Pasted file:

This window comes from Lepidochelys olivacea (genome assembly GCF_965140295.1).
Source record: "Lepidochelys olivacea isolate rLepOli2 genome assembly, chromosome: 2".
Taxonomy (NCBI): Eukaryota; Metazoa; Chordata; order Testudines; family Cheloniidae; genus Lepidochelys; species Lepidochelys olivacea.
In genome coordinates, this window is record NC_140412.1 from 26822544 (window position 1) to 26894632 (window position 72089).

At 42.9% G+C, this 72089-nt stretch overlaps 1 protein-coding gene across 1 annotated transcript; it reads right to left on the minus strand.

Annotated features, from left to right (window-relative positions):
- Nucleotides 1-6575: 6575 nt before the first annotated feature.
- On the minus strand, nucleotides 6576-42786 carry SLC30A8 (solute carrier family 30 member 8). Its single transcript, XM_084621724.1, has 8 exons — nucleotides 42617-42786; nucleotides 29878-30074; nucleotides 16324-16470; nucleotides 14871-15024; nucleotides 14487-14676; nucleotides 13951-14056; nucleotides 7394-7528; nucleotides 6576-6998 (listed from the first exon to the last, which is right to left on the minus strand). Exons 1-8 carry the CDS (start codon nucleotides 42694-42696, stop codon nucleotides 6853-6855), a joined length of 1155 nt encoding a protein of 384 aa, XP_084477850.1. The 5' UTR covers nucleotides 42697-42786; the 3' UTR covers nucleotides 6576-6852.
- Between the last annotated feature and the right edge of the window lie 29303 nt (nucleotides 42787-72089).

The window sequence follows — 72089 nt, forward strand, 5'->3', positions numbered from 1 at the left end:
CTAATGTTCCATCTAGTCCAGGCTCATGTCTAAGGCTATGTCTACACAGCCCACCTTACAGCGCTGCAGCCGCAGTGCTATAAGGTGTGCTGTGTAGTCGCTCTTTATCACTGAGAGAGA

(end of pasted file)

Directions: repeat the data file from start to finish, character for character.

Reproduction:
This window comes from Lepidochelys olivacea (genome assembly GCF_965140295.1).
Source record: "Lepidochelys olivacea isolate rLepOli2 genome assembly, chromosome: 2".
Taxonomy (NCBI): Eukaryota; Metazoa; Chordata; order Testudines; family Cheloniidae; genus Lepidochelys; species Lepidochelys olivacea.
In genome coordinates, this window is record NC_140412.1 from 26822544 (window position 1) to 26894632 (window position 72089).

At 42.9% G+C, this 72089-nt stretch overlaps 1 protein-coding gene across 1 annotated transcript; it reads right to left on the minus strand.

Annotated features, from left to right (window-relative positions):
- Nucleotides 1-6575: 6575 nt before the first annotated feature.
- On the minus strand, nucleotides 6576-42786 carry SLC30A8 (solute carrier family 30 member 8). Its single transcript, XM_084621724.1, has 8 exons — nucleotides 42617-42786; nucleotides 29878-30074; nucleotides 16324-16470; nucleotides 14871-15024; nucleotides 14487-14676; nucleotides 13951-14056; nucleotides 7394-7528; nucleotides 6576-6998 (listed from the first exon to the last, which is right to left on the minus strand). Exons 1-8 carry the CDS (start codon nucleotides 42694-42696, stop codon nucleotides 6853-6855), a joined length of 1155 nt encoding a protein of 384 aa, XP_084477850.1. The 5' UTR covers nucleotides 42697-42786; the 3' UTR covers nucleotides 6576-6852.
- Between the last annotated feature and the right edge of the window lie 29303 nt (nucleotides 42787-72089).

The window sequence follows — 72089 nt, forward strand, 5'->3', positions numbered from 1 at the left end:
CTAATGTTCCATCTAGTCCAGGCTCATGTCTAAGGCTATGTCTACACAGCCCACCTTACAGCGCTGCAGCCGCAGTGCTATAAGGTGTGCTGTGTAGTCGCTCTTTATCACTGAGAGAGA